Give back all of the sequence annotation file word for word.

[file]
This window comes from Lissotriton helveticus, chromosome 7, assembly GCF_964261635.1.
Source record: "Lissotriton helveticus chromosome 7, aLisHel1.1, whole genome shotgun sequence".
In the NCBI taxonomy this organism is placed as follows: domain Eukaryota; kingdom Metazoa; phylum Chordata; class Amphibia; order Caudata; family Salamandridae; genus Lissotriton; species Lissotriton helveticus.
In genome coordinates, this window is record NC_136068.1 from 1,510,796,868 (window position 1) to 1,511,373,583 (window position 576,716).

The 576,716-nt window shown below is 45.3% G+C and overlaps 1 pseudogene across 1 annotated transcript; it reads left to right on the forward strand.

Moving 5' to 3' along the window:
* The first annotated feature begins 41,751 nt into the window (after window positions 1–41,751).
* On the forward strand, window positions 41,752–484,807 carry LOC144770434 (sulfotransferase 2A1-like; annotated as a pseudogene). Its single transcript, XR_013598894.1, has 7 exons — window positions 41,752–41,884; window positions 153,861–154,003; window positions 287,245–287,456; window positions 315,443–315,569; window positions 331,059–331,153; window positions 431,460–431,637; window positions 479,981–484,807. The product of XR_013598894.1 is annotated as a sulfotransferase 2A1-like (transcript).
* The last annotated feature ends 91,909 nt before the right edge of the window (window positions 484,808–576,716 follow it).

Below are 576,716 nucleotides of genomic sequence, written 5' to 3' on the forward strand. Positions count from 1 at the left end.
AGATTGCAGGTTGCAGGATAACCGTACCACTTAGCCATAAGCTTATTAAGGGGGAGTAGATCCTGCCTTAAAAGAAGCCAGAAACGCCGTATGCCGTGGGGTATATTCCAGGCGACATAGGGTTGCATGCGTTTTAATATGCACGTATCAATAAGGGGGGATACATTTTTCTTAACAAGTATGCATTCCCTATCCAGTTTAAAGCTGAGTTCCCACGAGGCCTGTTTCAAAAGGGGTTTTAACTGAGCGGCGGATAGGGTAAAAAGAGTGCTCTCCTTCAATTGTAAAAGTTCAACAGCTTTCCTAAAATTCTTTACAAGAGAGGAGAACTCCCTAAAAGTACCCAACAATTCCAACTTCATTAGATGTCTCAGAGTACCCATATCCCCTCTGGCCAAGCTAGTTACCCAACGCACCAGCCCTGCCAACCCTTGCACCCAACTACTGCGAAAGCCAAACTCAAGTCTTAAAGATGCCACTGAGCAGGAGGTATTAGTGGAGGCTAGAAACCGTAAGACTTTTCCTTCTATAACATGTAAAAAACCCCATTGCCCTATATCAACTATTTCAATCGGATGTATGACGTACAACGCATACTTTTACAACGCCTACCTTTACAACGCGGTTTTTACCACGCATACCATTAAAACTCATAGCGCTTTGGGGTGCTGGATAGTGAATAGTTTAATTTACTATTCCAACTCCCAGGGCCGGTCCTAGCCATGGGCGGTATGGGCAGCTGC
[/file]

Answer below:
This window comes from Lissotriton helveticus, chromosome 7, assembly GCF_964261635.1.
Source record: "Lissotriton helveticus chromosome 7, aLisHel1.1, whole genome shotgun sequence".
In the NCBI taxonomy this organism is placed as follows: domain Eukaryota; kingdom Metazoa; phylum Chordata; class Amphibia; order Caudata; family Salamandridae; genus Lissotriton; species Lissotriton helveticus.
In genome coordinates, this window is record NC_136068.1 from 1,510,796,868 (window position 1) to 1,511,373,583 (window position 576,716).

The 576,716-nt window shown below is 45.3% G+C and overlaps 1 pseudogene across 1 annotated transcript; it reads left to right on the forward strand.

Moving 5' to 3' along the window:
* The first annotated feature begins 41,751 nt into the window (after window positions 1–41,751).
* On the forward strand, window positions 41,752–484,807 carry LOC144770434 (sulfotransferase 2A1-like; annotated as a pseudogene). Its single transcript, XR_013598894.1, has 7 exons — window positions 41,752–41,884; window positions 153,861–154,003; window positions 287,245–287,456; window positions 315,443–315,569; window positions 331,059–331,153; window positions 431,460–431,637; window positions 479,981–484,807. The product of XR_013598894.1 is annotated as a sulfotransferase 2A1-like (transcript).
* The last annotated feature ends 91,909 nt before the right edge of the window (window positions 484,808–576,716 follow it).

Below are 576,716 nucleotides of genomic sequence, written 5' to 3' on the forward strand. Positions count from 1 at the left end.
AGATTGCAGGTTGCAGGATAACCGTACCACTTAGCCATAAGCTTATTAAGGGGGAGTAGATCCTGCCTTAAAAGAAGCCAGAAACGCCGTATGCCGTGGGGTATATTCCAGGCGACATAGGGTTGCATGCGTTTTAATATGCACGTATCAATAAGGGGGGATACATTTTTCTTAACAAGTATGCATTCCCTATCCAGTTTAAAGCTGAGTTCCCACGAGGCCTGTTTCAAAAGGGGTTTTAACTGAGCGGCGGATAGGGTAAAAAGAGTGCTCTCCTTCAATTGTAAAAGTTCAACAGCTTTCCTAAAATTCTTTACAAGAGAGGAGAACTCCCTAAAAGTACCCAACAATTCCAACTTCATTAGATGTCTCAGAGTACCCATATCCCCTCTGGCCAAGCTAGTTACCCAACGCACCAGCCCTGCCAACCCTTGCACCCAACTACTGCGAAAGCCAAACTCAAGTCTTAAAGATGCCACTGAGCAGGAGGTATTAGTGGAGGCTAGAAACCGTAAGACTTTTCCTTCTATAACATGTAAAAAACCCCATTGCCCTATATCAACTATTTCAATCGGATGTATGACGTACAACGCATACTTTTACAACGCCTACCTTTACAACGCGGTTTTTACCACGCATACCATTAAAACTCATAGCGCTTTGGGGTGCTGGATAGTGAATAGTTTAATTTACTATTCCAACTCCCAGGGCCGGTCCTAGCCATGGGCGGTATGGGCAGCTGC